“This institution will be based on the illimitable freedom of the human mind,” Thomas Jefferson wrote in founding the University of Virginia. Two centuries later, however, UVA has pledged to spend seemingly illimitable funds—up to $1 billion—on diversity, equity, and inclusion programs, all while trying to downplay these efforts.  OpenTheBooks.com, an organization I founded and lead, is taking a closer look.

Four years ago, UVA president Jim Ryan announced the university’s major financial commitment to DEI initiatives. He outlined a package that included up to $150 million for race-based equity projects over the next three to five years; up to $650 million in long-term, endowed equity projects; and up to $150 million more for race-based scholarships and faculty chairs.

OpenTheBooks.com has since analyzed official UVA payroll records. In March, we concluded that the university was spending no less than $20 million per year of students and taxpayers’ money on 235 DEI employees, 82 of whom were students. Many employees, we found, were making more than $200,000 per year before benefits.

At the time, we had tallied only the positions that the university identified as DEI-related in its payroll file. We knew that our count was incomplete, however.

This week, our suspicions were confirmed. After examining university web posts, we found that UVA has laced even more DEI positions across its departments. We identified more than 100 additional employees across 80 university departments who, in addition to their primary roles at the university, were contributing variously as DEI deans, directors, project leads, coordinators, representatives, fellows, council members, faculty advisors, ex officio members, and even “JEDIs” (Justice, Equity, Diversity, and Inclusion personnel).

These employees are spread across the university. The medical school has more than 20 DEI “representatives.” Engineering has nine DEI “directors.” The architecture school has six JEDI types, not counting the dean, Malo Andre Hutson, who earns $393,600 and named JEDI as a “key priority” for the school. Not even Virginia’s Division 1 athletic department is immune: Ed Scott, the deputy athletics director, is a DEI “diversity council member.”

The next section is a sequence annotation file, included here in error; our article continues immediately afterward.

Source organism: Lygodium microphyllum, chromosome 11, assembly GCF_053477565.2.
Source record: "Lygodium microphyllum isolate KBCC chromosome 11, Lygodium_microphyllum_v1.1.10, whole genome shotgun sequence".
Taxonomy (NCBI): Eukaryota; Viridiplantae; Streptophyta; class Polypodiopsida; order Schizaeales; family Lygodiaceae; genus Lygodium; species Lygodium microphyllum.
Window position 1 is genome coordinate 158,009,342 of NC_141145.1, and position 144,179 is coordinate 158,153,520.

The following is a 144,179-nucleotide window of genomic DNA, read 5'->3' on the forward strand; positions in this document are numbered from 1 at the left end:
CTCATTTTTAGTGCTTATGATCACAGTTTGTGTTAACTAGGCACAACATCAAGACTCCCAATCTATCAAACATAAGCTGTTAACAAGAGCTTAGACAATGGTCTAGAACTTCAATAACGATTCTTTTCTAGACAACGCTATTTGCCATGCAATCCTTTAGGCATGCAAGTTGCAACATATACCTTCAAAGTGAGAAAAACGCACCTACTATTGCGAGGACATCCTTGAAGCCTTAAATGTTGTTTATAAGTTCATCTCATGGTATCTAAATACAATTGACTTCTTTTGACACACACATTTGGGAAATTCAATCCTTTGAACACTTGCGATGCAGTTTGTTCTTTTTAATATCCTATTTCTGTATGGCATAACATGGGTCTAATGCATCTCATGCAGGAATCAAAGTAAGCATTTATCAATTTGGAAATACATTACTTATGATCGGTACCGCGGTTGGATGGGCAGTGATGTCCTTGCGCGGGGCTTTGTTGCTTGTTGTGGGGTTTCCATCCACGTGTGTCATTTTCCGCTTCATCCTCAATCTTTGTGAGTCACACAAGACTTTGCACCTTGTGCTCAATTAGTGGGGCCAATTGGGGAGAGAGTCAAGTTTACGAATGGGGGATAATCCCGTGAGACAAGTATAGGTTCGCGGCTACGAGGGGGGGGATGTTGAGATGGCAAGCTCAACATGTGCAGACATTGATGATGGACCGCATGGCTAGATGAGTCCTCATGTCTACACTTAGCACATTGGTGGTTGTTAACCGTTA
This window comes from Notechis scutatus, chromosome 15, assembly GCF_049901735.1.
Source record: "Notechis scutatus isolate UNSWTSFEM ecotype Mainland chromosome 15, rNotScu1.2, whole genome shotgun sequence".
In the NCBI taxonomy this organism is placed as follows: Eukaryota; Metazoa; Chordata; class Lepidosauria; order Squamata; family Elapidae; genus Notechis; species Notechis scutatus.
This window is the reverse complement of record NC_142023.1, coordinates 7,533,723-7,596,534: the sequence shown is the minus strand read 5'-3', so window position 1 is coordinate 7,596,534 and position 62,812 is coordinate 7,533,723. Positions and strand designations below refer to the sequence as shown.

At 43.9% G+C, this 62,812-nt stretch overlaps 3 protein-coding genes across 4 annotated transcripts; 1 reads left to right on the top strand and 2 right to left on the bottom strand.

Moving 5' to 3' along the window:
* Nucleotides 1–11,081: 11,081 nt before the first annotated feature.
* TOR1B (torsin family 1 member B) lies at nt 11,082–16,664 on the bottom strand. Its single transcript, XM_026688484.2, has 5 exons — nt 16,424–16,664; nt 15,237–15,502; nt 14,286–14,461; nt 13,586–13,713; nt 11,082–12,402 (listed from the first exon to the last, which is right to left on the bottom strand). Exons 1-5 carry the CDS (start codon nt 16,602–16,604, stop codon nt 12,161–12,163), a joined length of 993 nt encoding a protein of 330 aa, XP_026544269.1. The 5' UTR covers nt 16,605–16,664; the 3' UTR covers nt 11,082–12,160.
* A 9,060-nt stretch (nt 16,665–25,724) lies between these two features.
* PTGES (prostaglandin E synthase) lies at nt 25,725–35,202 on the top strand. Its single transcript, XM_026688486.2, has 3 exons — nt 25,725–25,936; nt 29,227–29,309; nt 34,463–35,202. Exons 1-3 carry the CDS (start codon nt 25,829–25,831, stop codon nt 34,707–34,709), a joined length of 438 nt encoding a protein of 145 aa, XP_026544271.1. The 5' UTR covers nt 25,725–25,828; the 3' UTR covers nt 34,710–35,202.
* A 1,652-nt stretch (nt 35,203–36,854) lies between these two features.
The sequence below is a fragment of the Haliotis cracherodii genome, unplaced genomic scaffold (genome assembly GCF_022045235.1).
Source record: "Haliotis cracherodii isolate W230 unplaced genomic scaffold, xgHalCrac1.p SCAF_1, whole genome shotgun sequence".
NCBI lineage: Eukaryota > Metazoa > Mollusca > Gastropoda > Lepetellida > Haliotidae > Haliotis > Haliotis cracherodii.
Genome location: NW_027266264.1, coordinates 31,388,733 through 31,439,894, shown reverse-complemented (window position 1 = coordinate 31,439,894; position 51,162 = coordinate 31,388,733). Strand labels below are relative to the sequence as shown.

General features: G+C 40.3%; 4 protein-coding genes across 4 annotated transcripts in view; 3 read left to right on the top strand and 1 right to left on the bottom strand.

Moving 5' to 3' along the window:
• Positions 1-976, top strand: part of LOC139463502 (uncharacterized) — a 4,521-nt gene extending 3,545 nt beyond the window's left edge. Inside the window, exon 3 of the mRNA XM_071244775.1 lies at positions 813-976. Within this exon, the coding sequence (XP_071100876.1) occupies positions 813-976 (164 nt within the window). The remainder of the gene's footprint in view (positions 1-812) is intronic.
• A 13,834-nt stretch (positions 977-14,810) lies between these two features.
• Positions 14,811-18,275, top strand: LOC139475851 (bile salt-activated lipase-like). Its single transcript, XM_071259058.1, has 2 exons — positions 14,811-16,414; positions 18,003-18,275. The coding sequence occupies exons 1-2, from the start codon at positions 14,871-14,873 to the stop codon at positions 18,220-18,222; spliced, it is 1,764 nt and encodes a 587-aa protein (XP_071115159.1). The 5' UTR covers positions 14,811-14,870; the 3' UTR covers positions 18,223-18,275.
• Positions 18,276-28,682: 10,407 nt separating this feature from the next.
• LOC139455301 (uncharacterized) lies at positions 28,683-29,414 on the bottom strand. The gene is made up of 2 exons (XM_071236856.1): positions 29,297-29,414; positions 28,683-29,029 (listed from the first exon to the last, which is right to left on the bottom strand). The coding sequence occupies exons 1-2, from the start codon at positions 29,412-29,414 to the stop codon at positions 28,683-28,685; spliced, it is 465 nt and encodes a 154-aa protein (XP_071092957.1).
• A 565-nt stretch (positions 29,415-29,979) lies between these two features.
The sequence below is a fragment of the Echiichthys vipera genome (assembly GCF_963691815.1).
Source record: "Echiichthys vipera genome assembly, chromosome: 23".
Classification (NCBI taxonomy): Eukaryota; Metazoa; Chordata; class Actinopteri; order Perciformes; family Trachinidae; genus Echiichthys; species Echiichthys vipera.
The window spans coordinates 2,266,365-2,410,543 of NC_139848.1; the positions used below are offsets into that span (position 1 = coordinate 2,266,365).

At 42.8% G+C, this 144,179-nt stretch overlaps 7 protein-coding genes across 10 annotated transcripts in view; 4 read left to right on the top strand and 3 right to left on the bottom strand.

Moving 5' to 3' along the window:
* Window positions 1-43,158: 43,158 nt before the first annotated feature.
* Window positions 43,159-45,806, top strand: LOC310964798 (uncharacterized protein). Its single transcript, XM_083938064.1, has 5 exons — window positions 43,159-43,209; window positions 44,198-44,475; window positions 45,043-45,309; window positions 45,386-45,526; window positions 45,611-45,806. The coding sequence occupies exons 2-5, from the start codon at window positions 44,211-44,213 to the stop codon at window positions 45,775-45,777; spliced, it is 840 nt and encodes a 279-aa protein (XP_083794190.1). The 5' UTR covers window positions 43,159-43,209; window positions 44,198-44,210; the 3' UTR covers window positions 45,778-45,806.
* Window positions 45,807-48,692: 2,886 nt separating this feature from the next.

These diversity leaders, who do not have DEI in their official payroll-position titles, are among UVA’s highest-paid staff:

John McLaren, an economics DEI director, is a professor making $254,000;

Kimberly Jenkins Robinson, director of the Center for the Study of Race and Law, is a law professor making $306,500;

William Epling Jr., a DEI director, is chairman of chemical engineering making $307,400; and

Yael Grushka-Cockayne, a DEI fellow, is a professor of business administration earning $347,000.

These and other diversity champions have a powerful impact on university operations. The university boasts that those appointed DEI directors are involved in the “[h]iring and retention of faculty,” “[u]ndergraduate and graduate student recruitment, retention, and curriculum,” and “[c]ultivating a diverse, inclusive, and equitable departmental climate,” among other influential tasks.

While UVA has publicly celebrated its DEI program, after our organization’s reporting, it has soft-peddled its scope. In March, a university spokesman claimed that our initial 235-employee headcount was “wildly overstate[d] ” and said the university only has 55 employees in DEI roles.

But President Ryan and the university have refused to release factual backup for their claim. Ryan’s spokesman, Brian Coy, has ignored our information requests, denigrated our findings, and misled the public about UVA’s spending. When we filed another Freedom of Information Act request, UVA replied—possibly in violation of Virginia’s transparency laws—that “[t]he University has no records responsive to your request.”

UVA is stonewalling. While the university refuses to be transparent, we’re confident in our count. To date, we’ve uncovered more than 350 UVA employees who are propelling the university’s DEI push. And we have yet to find them all. We have identified 22 employees listed as DEI leaders on university websites, for example, that we haven’t found on the school’s payroll—meaning the university websites are not up to date. The school also fails to list the members of numerous advisory groups, working groups, advisory councils, and diversity excellence groups.

Though President Ryan and his administration don’t want to disclose its size, UVA’s DEI program is massive. Every bit of it pulls resources from the university’s educational mission and brings the school further from the Enlightenment values championed by its founder.

Students and taxpayers must reconcile this contradiction at one of America’s finest universities—or take other steps. They shouldn’t have to foot the bill for the Ryan administration’s billion-dollar embrace of progressivism.

Photo: Perry Spring/iStock/Getty Images Plus


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